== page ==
Social media and coronavirus – a guide for SME businesses
April 16, 2020
Never before has this generation experienced a crisis like the coronavirus pandemic. Concerns over our own health, as well as that of our families, loved ones and the general population dominate our minds. But as an SME business owner, there is the additional worry of how your business is going to survive the pandemic. Will it weather the storm?
Overnight, businesses and lives have been turned upside down. It’s the new norm for teams to work remotely, but we're also homeschooling our children or keeping the under 4’s constantly entertained while trying to work. We may have had to furlough staff and are left trying to run a business with less, or no other expertise to help. And in some businesses, income streams have suddenly disappeared. To keep going, we must innovate, dip into our reserves, or take government support
Yet the one certainty in all of this is that more people are online. There’s a craving for human connection and many of us are looking for hope. It’s a critical time to review your social media channels and strategy, but what should you do and where do you start? Here we’ve pulled together our top tips for handling social media in times of the coronavirus.
Social media during the coronavirus: 5 things for SMEs to consider
1. Don’t stop. But do take time to think and review.
There’s no reason to stop what you’re doing on social media. There may be a temptation to say nothing or be quiet. But now, more than ever, customers want to know where you stand. So pause and reflect on your position as a business, figure out what’s important and adapt your strategy.
2. Revisit your customer segments
Take some time to think how your target customers are affected by the coronavirus. Listen in to what they’re saying on your social channels and communities. What’s life like for them at the moment? What are they thinking? What are their pain points? Things may have changed for them, so consider how your product or service addresses their current needs.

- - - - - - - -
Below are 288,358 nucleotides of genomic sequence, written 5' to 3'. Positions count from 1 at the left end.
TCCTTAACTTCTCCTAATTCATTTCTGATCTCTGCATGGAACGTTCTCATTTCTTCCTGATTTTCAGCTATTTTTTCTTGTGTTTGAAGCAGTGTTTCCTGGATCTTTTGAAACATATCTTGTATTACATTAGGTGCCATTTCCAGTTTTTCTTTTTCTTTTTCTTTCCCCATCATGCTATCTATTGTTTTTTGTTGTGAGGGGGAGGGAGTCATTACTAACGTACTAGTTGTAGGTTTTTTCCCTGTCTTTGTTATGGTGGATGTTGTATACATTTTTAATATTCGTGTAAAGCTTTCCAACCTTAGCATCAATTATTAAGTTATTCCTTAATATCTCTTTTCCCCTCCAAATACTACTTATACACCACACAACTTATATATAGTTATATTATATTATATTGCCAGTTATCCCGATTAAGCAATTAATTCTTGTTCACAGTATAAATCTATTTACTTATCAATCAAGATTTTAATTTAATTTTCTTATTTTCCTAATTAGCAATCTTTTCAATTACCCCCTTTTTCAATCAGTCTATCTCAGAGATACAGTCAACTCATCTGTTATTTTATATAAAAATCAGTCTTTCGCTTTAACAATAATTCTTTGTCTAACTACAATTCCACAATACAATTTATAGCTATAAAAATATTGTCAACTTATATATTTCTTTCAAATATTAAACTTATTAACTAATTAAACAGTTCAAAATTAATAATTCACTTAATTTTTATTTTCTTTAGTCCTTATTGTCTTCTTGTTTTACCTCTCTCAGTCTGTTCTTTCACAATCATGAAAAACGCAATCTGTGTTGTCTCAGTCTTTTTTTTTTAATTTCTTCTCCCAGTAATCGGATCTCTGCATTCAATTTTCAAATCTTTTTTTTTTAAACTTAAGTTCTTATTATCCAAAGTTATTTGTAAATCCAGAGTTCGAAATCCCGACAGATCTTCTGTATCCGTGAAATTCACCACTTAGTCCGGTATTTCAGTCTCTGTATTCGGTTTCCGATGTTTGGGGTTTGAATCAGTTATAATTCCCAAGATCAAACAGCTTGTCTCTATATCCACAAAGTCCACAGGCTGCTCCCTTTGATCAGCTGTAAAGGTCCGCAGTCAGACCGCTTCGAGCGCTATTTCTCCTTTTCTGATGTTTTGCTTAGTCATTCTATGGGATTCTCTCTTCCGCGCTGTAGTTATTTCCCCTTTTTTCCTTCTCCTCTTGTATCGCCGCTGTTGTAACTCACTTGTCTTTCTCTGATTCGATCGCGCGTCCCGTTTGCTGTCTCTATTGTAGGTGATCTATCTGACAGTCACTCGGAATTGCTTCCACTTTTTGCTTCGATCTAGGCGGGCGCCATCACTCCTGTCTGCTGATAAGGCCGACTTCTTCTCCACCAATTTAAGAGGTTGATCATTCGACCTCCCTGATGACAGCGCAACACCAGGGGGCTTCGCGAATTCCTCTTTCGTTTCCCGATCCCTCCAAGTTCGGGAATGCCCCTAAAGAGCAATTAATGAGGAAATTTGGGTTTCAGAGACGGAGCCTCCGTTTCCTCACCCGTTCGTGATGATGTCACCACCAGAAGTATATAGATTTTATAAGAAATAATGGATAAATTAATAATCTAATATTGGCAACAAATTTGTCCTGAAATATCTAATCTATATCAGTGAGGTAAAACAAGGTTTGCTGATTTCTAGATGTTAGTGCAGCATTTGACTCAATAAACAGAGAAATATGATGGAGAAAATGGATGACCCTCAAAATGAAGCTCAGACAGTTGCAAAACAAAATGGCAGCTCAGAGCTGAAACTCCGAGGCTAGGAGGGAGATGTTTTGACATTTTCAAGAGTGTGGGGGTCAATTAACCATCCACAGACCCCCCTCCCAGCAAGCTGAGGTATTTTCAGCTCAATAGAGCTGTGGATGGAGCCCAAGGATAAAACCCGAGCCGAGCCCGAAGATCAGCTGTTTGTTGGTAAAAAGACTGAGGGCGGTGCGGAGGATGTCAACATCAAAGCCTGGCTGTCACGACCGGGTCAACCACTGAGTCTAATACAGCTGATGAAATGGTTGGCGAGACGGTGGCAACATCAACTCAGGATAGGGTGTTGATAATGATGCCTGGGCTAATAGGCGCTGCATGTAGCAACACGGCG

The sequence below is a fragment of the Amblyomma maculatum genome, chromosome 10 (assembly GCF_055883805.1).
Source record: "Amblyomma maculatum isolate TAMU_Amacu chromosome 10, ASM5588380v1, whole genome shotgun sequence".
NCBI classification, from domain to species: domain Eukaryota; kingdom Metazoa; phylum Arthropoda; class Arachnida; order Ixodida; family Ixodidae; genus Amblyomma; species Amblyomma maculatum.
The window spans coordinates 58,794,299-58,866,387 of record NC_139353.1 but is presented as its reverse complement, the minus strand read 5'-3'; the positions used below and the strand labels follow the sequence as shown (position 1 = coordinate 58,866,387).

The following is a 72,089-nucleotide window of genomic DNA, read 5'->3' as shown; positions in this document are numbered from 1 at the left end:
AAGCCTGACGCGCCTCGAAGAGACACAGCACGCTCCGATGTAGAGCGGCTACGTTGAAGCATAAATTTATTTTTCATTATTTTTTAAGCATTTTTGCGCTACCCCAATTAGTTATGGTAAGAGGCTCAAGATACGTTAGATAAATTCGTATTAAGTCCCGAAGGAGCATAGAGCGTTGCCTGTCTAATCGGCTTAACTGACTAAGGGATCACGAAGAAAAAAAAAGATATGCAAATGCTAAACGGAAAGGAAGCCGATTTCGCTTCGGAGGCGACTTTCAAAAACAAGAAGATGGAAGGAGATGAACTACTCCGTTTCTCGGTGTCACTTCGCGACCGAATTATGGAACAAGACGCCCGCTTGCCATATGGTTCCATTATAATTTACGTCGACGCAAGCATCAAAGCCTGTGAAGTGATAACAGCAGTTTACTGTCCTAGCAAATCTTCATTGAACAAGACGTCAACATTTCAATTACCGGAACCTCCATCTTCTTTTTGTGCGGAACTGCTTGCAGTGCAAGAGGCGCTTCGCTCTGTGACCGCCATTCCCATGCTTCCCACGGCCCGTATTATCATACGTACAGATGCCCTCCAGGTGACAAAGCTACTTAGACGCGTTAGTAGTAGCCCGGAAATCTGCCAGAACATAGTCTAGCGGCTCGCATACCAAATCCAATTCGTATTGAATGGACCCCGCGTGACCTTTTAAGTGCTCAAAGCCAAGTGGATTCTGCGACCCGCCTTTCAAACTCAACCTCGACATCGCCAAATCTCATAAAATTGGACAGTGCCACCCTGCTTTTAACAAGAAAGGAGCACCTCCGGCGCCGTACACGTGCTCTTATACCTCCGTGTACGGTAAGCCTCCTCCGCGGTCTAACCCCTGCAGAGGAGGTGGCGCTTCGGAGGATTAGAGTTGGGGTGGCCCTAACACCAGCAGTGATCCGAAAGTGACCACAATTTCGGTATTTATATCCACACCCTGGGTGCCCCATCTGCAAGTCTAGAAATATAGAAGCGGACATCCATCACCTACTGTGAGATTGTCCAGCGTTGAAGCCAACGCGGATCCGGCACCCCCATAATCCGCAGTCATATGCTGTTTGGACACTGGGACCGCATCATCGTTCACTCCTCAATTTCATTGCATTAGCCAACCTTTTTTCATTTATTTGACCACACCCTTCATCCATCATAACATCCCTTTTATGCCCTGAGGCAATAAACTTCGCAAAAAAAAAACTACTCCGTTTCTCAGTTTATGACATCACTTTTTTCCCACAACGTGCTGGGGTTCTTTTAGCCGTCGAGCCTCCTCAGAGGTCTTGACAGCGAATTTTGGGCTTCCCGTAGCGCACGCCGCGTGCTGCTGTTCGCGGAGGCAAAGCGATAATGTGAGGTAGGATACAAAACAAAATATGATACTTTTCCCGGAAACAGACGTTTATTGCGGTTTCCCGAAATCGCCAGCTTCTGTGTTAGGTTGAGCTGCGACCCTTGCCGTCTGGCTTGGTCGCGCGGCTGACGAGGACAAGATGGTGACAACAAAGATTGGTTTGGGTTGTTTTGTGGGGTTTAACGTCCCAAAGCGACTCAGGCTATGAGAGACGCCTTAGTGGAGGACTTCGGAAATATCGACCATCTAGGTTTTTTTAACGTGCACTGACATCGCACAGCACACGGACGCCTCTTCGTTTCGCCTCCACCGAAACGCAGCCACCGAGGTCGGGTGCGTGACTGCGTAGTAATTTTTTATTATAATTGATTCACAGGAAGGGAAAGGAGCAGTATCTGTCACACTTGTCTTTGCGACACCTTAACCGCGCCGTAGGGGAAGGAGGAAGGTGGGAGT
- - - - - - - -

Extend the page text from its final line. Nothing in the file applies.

3. Review your tone of voice and content
Now is not the time to peddle a sales pitch. Don’t be too pushy with your content, but do continue to engage in humble conversation. Ensure your tone is human and your posts demonstrate empathy and compassion. Be reassuring, be warm. Be honest.
Be upfront about the subject of the coronavirus, don’t ignore it. Keep talking about your products or services, but be mindful and sensitive to what’s happening around you. Review any previously written posts and write new ones with the current situation (and how it's changing) in mind. Keep up with the news daily – there could be things you can respond to, need to change, or ditch altogether.
4. Show yourself
Use social media channels to show how your business is responding to Covid-19 and how you’re coping or adapting. It will reassure customers and breed positivity and hope. But get creative with it. Show the business at work – generate behind-closed-doors-type content, celebrating the people making it happen. Use video. Use stories.
5. Embrace your creativity, adding value and help
As many conventional ways of operating are forced to stop, it’s important to think creatively about how your business could adapt or pivot. Lots of businesses are having to do this to keep going. What can you do to add value to your customers or local community? A product or service development? Discounts for key workers? Delivery services directly into homes? Whatever it may be, it must be need-led and focused on providing genuine help. Avoid looking opportunistic though – customers will move away from businesses perceived as profiteering off the back of a crisis.
Covid-19 is undoubtedly a real challenge for SMEs. And while it will continue for some time, it won’t be here forever; we will evolve and it will change. Right now, people are looking for hope. By continuing to be wise in how you use social media during the coronavirus crisis, your business can navigate through it. What’s important is that you listen in, adapt and continue to engage with your customers and community.
Clare Trimnell is a marcoms and social media marketing consultant; she is part of the Hoxby community.